"Avatar" Review

on Friday, December 18, 2009

So here's what I want you to do. Take every film about Europeans and their negative interactions with Native Americans. Do you have it? Good. Now take that and place it in a blender. Mix it up until it’s a thick pulpy mush. Throw said pulpy mush on a distant planet in the future and let sit for three hours. And...Voila, now you have James Cameron's highly anticipated and critically acclaimed film "Avatar".

I'm being entirely too harsh here, believe me I’m aware. "Avatar" centers around Jake Sully as he flies off to a wild and untamed alien world called “Pandora” where he will mentally link with a hybrid composed of the native alien species and human DNA. All of this is done in hopes that they can communicate with the native species and convince them to move so they can mine for a substance called “unobtainium”, a name that caused me to physically shudder from its transparency.

Overall the film is good, I don’t regret having paid $14.50 to see it in 3D. The 3D is where the film really shines. I honestly believe that it’s the closest I’ll ever get to physically inhabiting another world. The technical aspects are out of this world. Cameron should be proud of his technical prowess and the world that he crafted and designed into near perfection. But that’s where the perfection ends. Cameron spends so much time developing and establishing the Universe itself as legitimate that the actual character development takes a back seat. Every character is one dimensional and singular in their motivations. The bad guys are the bad guys and the good guys are perfect beings with little room for other thoughts on the characters. No real information is given about the characters backgrounds or why exactly they want the things they want. We just have to understand that they do.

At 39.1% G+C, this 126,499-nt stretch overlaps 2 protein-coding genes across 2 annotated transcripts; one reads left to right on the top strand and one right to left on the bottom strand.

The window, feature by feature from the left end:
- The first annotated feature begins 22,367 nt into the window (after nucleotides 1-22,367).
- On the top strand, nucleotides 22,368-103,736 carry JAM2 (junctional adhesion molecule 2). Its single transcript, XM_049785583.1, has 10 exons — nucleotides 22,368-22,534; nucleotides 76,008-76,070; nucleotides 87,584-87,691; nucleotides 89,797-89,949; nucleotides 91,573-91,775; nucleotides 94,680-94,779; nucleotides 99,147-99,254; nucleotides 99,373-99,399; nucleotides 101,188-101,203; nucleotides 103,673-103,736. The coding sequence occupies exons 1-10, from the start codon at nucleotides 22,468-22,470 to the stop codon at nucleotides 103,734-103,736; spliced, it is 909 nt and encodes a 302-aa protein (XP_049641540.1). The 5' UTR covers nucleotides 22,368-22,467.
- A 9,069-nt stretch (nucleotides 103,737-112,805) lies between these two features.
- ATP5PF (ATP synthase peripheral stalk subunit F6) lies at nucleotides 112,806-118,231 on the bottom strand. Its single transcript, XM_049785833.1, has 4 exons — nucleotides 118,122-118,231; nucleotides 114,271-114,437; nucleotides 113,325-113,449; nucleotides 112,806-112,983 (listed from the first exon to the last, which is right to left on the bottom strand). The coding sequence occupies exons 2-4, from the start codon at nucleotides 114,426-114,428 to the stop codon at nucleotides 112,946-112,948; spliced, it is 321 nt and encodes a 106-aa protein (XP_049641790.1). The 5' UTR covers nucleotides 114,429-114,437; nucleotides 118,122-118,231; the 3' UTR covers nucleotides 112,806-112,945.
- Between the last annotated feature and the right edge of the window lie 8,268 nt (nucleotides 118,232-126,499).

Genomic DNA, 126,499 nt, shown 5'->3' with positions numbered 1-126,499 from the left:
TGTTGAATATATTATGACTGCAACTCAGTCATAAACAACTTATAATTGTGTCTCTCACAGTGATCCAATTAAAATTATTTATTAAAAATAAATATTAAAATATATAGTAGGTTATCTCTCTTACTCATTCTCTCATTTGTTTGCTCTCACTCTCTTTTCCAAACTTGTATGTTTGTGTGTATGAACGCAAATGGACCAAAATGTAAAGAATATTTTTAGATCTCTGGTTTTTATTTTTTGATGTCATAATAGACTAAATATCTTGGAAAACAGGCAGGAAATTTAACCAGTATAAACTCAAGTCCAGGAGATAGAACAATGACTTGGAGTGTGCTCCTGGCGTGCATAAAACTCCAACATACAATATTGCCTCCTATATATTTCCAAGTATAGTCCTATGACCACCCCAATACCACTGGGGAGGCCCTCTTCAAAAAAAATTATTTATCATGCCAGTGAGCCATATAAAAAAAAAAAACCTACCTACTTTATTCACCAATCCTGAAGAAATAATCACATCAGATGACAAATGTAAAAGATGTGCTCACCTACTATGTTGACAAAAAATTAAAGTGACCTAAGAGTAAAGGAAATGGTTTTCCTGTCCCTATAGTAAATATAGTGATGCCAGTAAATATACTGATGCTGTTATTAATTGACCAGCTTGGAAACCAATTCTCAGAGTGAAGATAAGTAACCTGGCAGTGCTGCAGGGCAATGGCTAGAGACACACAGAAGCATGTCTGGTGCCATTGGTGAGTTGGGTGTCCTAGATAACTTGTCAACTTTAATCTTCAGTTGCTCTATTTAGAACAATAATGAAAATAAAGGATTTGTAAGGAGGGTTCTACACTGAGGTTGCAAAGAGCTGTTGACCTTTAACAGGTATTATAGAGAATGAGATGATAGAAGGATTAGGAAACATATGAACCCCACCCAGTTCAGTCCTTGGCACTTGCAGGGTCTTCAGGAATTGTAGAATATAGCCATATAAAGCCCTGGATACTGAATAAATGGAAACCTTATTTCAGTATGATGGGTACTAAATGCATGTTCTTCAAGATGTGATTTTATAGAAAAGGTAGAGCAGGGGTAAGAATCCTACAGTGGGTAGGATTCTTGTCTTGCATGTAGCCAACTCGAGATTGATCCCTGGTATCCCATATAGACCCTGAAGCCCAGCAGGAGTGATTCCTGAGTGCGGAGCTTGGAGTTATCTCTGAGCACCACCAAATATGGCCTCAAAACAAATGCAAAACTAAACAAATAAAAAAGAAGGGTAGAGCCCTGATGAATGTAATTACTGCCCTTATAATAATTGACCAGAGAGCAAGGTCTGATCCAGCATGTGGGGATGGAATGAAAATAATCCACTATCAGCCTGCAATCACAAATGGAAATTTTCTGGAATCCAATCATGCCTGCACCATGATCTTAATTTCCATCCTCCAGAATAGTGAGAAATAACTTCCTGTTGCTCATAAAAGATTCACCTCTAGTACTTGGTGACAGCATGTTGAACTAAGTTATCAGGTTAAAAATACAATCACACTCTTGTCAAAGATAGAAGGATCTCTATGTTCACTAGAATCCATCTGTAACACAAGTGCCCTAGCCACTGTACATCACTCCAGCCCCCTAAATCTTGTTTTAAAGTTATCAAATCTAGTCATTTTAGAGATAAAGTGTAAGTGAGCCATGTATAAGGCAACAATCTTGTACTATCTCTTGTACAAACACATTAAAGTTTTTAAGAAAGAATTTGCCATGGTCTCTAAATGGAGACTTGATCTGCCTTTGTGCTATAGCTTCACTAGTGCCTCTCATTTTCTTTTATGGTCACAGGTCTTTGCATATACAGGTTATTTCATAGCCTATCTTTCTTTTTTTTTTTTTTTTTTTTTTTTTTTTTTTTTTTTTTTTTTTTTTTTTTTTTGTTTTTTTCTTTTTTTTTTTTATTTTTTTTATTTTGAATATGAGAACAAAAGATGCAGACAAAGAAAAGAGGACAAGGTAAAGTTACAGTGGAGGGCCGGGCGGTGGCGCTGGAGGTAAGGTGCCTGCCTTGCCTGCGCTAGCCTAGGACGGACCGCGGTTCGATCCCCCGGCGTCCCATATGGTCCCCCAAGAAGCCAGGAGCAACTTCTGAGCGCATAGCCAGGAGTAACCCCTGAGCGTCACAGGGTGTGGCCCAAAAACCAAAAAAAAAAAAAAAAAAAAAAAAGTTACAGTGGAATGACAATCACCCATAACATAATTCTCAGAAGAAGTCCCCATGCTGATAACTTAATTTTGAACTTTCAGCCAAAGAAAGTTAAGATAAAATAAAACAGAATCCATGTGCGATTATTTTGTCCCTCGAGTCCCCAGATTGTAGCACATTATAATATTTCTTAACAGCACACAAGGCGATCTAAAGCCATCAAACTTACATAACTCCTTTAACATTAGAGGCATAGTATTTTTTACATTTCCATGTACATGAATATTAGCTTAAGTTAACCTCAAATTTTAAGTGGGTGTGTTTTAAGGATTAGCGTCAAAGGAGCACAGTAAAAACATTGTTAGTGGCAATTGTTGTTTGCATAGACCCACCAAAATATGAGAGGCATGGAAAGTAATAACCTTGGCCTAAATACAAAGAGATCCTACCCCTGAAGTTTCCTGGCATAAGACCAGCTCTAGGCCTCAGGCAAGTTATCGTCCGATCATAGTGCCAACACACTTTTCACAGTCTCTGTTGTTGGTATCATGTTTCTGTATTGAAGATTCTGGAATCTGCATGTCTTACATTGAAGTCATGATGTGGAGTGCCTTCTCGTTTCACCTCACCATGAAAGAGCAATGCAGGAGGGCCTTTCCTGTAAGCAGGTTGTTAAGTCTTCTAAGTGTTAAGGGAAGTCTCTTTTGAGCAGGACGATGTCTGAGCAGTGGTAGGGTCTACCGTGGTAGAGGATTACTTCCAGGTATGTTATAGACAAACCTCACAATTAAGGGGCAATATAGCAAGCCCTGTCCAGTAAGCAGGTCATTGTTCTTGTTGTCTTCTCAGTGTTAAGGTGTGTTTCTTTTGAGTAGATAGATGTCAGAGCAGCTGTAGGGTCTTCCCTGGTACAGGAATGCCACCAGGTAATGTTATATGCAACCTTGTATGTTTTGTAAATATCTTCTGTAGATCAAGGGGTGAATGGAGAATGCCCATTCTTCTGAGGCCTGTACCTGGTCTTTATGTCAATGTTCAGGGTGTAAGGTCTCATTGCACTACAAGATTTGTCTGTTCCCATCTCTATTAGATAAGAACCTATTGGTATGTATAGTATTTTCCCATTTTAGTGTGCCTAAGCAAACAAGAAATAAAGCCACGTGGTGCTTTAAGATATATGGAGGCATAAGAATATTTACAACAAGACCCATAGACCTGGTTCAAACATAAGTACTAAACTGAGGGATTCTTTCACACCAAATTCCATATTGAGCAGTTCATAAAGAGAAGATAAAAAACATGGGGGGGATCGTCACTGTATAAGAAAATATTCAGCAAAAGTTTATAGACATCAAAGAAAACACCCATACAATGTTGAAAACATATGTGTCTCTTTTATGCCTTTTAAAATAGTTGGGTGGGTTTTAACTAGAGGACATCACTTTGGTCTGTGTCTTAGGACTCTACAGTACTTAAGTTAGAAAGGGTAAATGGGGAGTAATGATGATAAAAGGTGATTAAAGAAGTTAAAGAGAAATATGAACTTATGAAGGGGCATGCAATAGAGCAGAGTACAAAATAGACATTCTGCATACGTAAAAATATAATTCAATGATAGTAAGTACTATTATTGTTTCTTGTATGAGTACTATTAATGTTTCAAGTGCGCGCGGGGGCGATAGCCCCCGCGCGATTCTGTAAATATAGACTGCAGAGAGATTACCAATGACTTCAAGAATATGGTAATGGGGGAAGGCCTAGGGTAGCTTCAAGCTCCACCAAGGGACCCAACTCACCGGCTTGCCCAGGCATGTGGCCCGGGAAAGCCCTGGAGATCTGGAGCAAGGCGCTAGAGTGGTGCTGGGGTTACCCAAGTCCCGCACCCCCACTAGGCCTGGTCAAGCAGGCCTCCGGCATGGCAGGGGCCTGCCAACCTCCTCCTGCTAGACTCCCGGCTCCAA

“Avatar” tries to make a case against capitalism and military force, but the message becomes convoluted when they sum up the bad guys motivation in one sentence and then we are barred from interacting with those characters. When we see the flip side and watch Jake Sully as he takes in the new environment and culture we barely get time to embrace Sully or any of the other alien personas that we encounter. No the focus is all put on the environment itself and the odd and colorful creatures and landscapes that are found on the alien planet Pandora. We invest ourselves so much in the customs and practices of the culture that we find out little about who these people are.

Given all of the hype surrounding this film I had expected more, even going against my gut instinct that the film wouldn’t be that great based on the fact that every trailer released for “Avatar” tells you very little about the plot of the film and instead focuses on all of the action. Then the reviews came in and they were all overwhelmingly positive, and everyone had nothing but high praise for the film. I think something bigger is happening here though. Keep in mind that this is one of the most expensive films in history and the studio needs to make their money back.

It is by no means a bad movie, but it isn’t a great one either. I’ll probably forget all about it by this time tomorrow, but I will remember the lush cinematography and the incredible use of the 3D medium that transports you to another time and place.

Here's my card.

on Sunday, December 6, 2009

on Saturday, December 5, 2009

Slowly piecing together the ZoSu Company business plan. There's a lot of work to be done and I have yet to pick a starting point.